I am very excited to finally be able to announce our next big project: a multimedia work co-created by writer/director Isaac Butler, media artist Peter Nigrini, and me, and produced by Beth Morrison Projects. It’s called Real Enemies and it’s a multimedia piece about conspiracy theories. It premieres at BAM’s Next Wave Festival this fall (Nov. 18-22), with a workshop preview at Virginia Tech on Sept. 10. We will also perform the score in a music-only performance at Stanford’s Bing Concert Hall on Friday, October 2.
Belief in conspiracies is one of the defining aspects of modern culture. It transcends political, economic, and other divides. Conservative or liberal, rich or poor, across all races and backgrounds there exists a conspiratorial strain of thought that believes there are forces secretly plotting against us. Conspiracy theories often take hold because they provide an explanation for disturbing realties. They tell a story about why the world is the way it is. Paradoxically, it’s often more comforting to believe that bad things happen because they are part of a hidden agenda than it is to believe that they came about as a result of mistakes, ineptitude, or random chance.
Conspiracy theories tend to flourish at times when we have genuine cause to distrust those in power. When we learn that the NSA has been monitoring all of our emails and cataloging all of our phone calls, that the Department of Defense proposed carrying out false flag terrorist attacks against U.S. civilians in order to justify going to war, or that the CIA secretly dosed mental agents, prisoners, drug addicts, and prostitutes with LSD as part of its mind control program, the only natural response is: “What else are they hiding from us?”
Real Enemies is the product of extensive research into a broad range of conspiracies, from the familiar and well-documented to the speculative to the outlandish. It traces their historical roots, their iconography, and the language they use to persuade, and examines conspiratorial thinking as a distinct political ideology. It chronicles a shadow history of postwar America, touching on everything from COINTELPRO to the the CIA-Contra cocaine trafficking ring to secret weather control machines to reptilian shape-shifters from Alpha Draconis infiltrating our government at the highest level. Over the course of 60+ minutes of live music and multichannel video, Real Enemies spins a web of paranoia and distrust, where the truth becomes increasingly elusive.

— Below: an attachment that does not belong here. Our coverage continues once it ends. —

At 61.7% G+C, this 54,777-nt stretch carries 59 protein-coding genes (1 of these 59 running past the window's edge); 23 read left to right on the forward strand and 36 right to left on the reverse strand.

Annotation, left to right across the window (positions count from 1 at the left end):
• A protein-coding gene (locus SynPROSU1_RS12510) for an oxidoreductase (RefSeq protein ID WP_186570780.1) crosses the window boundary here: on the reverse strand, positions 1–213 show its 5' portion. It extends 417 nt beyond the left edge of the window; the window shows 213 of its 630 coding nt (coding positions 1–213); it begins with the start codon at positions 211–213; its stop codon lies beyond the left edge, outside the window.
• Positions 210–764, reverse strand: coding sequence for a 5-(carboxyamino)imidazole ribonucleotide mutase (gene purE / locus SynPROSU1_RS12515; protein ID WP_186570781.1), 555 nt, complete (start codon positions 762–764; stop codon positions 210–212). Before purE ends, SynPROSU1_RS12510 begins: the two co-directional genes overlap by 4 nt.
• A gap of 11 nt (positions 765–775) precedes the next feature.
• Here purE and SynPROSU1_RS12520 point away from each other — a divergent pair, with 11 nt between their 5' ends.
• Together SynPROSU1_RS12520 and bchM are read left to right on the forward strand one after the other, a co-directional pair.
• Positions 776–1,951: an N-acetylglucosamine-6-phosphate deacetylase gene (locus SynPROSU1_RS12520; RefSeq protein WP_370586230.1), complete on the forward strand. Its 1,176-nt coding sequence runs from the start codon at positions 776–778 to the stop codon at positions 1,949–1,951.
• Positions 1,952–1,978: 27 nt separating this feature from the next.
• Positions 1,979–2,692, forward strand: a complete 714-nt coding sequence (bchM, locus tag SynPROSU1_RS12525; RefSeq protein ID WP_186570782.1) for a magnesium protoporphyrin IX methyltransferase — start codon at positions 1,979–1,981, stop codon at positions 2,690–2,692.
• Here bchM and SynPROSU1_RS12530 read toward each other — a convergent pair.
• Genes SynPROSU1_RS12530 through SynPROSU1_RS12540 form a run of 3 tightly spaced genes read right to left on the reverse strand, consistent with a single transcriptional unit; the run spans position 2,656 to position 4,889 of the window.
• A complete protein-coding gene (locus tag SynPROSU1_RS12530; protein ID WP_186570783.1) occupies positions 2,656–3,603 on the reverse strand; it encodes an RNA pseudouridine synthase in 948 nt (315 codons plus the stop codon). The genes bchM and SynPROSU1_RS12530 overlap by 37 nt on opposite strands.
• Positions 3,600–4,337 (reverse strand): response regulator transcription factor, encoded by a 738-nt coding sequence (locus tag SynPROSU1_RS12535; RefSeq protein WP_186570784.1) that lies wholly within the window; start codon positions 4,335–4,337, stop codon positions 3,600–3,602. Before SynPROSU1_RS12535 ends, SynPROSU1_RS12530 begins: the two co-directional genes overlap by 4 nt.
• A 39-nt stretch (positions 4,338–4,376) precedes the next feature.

The music for Real Enemies will be performed live by Secret Society. As befitting a journey into postwar paranoia, the work draws heavily on 12-tone techniques — if not always conventional notions about how those techniques are supposed to be employed. Other musical touchstones include the film scores of Michael Small (The Parallax View, Marathon Man), Nicaraguan singer-songwriter Luis Enrique Mejía Godoy, early 1980’s LA electrofunk-influenced hip hop, and much more. This isn’t the first time I’ve written music that contains 12-tone elements — “Tensile Curves” which we premiered at the Newport Jazz Festival last year, also made liberal (if subtle) use of serial techniques — but in the case of Real Enemies, the 12-tone row becomes a deep structural device, not just for the music but the formal and visual development of the entire work. It’s going to be an intense musical and sensory experience and I’m very much looking forward to unveiling it this fall.